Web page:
Willet, Chapter 4, Part I

If you are new to this series here is the link to Chapter 1 Part I.

CHAPTER 4, Part I

The rays of the sun hit my eyelids through the opening of the hammock waking me up. Pulling apart the opening I’m able to see below. Wilfred is gone and the fire has died out. Remaining still and listening all I can hear are birds chirping and the distant sound of water flowing through the stream. Rotating my body I’m able to hang my legs out of the cocoon, they’re tight and cramped. Stretching them out I feel the blood flow down my legs into my feet. Sitting for a moment I look out at the valley, the golden rays of the morning sun rake across the mountains showing the details of the topography.

Retrieving the hammock and climbing out of the oak is a task, I’m stiff and sore from sleeping in a cramped position all night, but splashing water on my face from the stream revives me. Feeling slightly refreshed I stuff my gear into my pack.

“Where’s the closest Starbucks? I need some coffee.” I mutter

There are rabbit tracks all along the waters edge. I wonder if I got lucky last night. Walking towards the spot where I set the snare I can see a furry object dangling about 5’ in the air from the sapling. “Score!” This has proven to be a pretty good idea to come through the preserve. There’s a reason they call it the Conejo Valley. There’s tons of rabbits everywhere.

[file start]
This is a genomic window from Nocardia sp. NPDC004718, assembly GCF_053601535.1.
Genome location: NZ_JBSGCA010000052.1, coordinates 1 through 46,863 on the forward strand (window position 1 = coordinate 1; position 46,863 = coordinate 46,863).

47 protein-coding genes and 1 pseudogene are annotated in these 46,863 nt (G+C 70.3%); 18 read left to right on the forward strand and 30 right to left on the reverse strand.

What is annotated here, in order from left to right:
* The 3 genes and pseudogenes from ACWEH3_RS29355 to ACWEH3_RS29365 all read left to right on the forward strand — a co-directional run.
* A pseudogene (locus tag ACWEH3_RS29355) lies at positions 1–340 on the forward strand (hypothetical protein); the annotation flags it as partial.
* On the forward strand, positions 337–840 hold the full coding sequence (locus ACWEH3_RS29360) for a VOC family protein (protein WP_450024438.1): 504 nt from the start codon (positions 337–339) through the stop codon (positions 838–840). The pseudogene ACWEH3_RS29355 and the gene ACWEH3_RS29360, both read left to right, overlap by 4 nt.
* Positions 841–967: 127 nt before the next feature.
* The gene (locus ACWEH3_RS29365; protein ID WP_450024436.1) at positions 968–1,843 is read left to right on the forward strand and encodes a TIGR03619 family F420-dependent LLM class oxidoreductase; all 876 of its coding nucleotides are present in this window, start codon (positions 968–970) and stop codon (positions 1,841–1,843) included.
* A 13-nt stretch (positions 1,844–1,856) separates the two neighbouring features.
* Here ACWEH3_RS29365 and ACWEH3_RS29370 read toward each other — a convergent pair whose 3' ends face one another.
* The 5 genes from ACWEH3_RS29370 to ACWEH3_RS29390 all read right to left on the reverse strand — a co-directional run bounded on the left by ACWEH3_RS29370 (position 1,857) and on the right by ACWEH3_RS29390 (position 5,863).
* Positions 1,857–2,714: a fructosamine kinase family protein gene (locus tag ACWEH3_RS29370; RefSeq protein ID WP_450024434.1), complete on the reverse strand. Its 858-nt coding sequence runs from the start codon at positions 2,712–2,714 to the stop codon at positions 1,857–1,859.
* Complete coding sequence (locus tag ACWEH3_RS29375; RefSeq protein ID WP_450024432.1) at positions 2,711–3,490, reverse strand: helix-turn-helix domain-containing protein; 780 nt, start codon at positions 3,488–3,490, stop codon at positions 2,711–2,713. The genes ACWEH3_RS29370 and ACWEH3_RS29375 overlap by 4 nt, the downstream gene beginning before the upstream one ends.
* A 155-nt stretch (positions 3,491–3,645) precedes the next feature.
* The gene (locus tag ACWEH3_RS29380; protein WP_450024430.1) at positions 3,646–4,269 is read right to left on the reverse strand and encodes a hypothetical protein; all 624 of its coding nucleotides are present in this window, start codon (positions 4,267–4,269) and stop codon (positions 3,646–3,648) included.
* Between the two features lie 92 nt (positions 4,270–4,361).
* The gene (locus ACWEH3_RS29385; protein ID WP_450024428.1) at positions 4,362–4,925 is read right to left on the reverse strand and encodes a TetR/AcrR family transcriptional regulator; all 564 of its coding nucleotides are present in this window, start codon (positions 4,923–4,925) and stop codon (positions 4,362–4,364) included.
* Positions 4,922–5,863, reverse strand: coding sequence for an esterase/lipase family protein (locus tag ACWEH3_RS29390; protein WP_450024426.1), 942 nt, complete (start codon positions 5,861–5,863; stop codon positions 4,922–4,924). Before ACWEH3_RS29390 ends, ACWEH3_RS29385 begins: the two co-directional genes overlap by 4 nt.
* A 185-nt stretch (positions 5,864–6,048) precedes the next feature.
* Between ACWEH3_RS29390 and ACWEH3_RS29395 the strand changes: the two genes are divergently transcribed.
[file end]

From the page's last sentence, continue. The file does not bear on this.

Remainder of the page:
The snare worked perfectly. I was afraid the piano wire would be too thick but it seemed to function well. The rabbit had died from the sapling whipping it up into the air and breaking it’s neck. I release the wire around it’s neck and coil it back up with the twine. Taking the stick I made for the trigger I shove it into my cargo pocket. It worked once and will probably work again. There was no point in redoing work when an important piece of the puzzle proved functional. Grabbing the rabbit just below the shoulders I slowly work one hand over the other squeezing its innards towards its rear legs. When I feel a small pop, I swing the rabbit down and through my legs, the innards came out in one quick motion spraying into the bushes behind me. He’s considerably lighter now and completely gutted.

Reviving the fire is fairly easy, the coals are still hot enough to ignite some fresh tinder. Stripping the skin off the rabbit is easy work allowing me to cut the meat into thin strips. If I cooked the meat like the rattle snake it wouldn’t last more than two days before spoiling, not that there’s a lot of meat here, but if I can keep the heat of the fire down I can dry the meat and make jerky which will last for months if I needed it to. I lay the thin strips on the chimney side of the Dakota fire pit, the smoke rising will be just the correct amount of heat.

I have a feeling the smell of the meat smoking will draw Wilfred out from the brush. Soon there is a little black nose poking out from the brush sniffing in the air.

“Hey there. Want to try some rabbit?” I throw him a small chunk and he gulps it down. “Yeah, well that’s all you get, I gotta save some for myself.” If I can make good time I might make it all the way out to the housing development on the other side of the preserve. Maybe there’s a house with some good supplies in it. Wishful thinking, but you never know.